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The Difference Between Opportunity Zones and 1031 Exchanges

Post on: January 10, 2019 | Chris Rohde | 0

Looking up at apartment buildings in Boston, Massachusetts.

2018 tax reform laws have created a new investment category: Opportunity Zones. Qualified Opportunity Funds join an increasingly popular group of tax-advantaged investments, such as 1031 Exchanges, that allow investors to defer or avoid capital gains taxes on the sale of certain investment properties. But there are some key similarities and differences between 1031 Exchanges and Opportunity Zones that advisors should know about before recommending them to clients.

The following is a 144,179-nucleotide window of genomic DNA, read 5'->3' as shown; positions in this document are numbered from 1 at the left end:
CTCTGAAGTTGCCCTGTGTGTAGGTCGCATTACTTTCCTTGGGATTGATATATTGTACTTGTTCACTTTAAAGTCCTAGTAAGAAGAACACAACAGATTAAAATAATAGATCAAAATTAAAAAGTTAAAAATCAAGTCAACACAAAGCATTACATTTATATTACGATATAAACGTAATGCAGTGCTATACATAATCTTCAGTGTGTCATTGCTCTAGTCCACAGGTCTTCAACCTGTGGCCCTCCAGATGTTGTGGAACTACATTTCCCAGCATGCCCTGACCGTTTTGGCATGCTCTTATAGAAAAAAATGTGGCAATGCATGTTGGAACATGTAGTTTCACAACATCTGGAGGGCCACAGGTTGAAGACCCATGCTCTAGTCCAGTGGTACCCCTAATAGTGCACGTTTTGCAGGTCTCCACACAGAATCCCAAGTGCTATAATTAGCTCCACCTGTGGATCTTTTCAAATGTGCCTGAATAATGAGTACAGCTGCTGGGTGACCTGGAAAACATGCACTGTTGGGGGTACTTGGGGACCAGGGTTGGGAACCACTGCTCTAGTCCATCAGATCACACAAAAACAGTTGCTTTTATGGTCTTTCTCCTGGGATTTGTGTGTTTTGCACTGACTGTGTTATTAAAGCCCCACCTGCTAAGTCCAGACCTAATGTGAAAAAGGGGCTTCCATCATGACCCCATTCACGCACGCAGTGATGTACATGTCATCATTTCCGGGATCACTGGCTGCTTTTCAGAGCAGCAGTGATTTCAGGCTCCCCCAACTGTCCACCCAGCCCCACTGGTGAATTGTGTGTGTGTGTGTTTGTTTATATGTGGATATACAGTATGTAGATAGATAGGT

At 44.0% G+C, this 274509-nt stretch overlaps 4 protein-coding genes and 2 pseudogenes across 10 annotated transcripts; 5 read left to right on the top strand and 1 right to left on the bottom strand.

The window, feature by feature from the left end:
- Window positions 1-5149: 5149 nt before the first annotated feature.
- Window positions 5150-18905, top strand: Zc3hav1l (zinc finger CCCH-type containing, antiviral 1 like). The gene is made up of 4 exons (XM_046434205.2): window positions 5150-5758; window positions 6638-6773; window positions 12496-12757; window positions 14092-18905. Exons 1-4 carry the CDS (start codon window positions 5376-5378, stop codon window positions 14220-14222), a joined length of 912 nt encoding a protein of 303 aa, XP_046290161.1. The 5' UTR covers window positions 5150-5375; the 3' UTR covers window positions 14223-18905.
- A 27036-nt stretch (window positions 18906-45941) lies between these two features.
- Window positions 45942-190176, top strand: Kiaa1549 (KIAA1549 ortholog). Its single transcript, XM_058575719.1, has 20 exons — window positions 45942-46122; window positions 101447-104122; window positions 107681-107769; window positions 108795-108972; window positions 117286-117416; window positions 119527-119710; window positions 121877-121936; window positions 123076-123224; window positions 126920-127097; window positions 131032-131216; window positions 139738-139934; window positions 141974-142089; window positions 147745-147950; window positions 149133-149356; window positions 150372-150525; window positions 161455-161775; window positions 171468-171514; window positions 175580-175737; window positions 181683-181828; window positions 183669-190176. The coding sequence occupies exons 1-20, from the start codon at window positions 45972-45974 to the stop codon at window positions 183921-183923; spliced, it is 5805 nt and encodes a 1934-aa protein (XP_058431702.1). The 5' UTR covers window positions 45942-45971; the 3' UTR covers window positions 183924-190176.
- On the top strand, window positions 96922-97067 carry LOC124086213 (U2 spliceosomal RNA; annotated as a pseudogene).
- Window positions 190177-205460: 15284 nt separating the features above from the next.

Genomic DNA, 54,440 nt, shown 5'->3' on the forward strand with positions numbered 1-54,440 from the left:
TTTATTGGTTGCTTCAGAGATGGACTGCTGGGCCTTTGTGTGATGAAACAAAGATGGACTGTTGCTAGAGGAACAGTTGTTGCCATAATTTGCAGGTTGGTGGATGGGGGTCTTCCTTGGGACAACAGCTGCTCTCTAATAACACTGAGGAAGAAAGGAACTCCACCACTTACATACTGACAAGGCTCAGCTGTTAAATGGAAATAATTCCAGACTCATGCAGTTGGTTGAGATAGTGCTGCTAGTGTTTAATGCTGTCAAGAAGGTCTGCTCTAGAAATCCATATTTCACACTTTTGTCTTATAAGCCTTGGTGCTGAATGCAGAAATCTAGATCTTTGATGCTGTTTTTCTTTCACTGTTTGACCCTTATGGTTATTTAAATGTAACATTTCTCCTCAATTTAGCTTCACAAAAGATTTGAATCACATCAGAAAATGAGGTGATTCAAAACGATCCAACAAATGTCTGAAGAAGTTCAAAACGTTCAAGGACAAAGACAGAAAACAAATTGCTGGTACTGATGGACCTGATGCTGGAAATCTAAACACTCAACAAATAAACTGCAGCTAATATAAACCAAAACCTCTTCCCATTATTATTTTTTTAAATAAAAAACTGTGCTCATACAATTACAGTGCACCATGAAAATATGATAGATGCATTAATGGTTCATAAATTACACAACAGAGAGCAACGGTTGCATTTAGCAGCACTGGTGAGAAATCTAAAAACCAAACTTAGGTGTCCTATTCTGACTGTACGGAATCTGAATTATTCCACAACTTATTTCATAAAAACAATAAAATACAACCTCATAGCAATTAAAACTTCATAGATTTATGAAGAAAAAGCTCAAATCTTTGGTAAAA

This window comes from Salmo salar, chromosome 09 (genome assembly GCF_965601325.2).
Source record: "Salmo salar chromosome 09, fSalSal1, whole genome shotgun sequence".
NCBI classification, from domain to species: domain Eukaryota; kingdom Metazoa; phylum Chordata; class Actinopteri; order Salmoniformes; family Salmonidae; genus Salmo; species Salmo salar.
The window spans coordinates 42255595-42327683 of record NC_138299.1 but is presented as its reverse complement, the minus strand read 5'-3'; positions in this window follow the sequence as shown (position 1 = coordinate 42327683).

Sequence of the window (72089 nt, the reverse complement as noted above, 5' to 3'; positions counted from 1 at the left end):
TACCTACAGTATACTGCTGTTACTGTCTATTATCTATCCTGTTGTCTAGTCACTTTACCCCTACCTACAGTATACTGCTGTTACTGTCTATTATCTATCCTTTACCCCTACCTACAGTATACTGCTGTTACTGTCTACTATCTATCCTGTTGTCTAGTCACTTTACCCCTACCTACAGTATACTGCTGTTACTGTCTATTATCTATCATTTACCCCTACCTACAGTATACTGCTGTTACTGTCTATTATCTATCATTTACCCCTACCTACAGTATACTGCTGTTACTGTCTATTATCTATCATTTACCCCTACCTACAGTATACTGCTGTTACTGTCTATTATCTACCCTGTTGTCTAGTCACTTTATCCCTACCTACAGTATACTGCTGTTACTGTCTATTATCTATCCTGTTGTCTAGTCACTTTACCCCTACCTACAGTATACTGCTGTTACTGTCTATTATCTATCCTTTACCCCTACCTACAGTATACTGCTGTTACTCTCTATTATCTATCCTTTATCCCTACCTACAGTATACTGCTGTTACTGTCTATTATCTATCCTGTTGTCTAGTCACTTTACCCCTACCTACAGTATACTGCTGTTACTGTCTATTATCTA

What are the similarities?

The tax benefits of Section 1031 Exchanges and investments in Qualified Opportunity Funds have many similarities. Both 1031 Exchanges and Opportunity Zones:

  • Allow investors to defer recognizing the gain on the sale of an investment or property. This is one of the main reasons 1031 Exchanges have historically been so popular. 
  • Encourage investors to reinvest their gains from previous investments, which helps keep money in the real estate market, encouraging growth.
  • Mostly feature investments into real estate; a market that has a low correlation to the wider market.

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What are the differences?

Despite the similarities between 1031 Exchanges and investments into Qualified Opportunity Funds, there are also significant differences in both their tax treatment and rules around where gains may come from.

Tax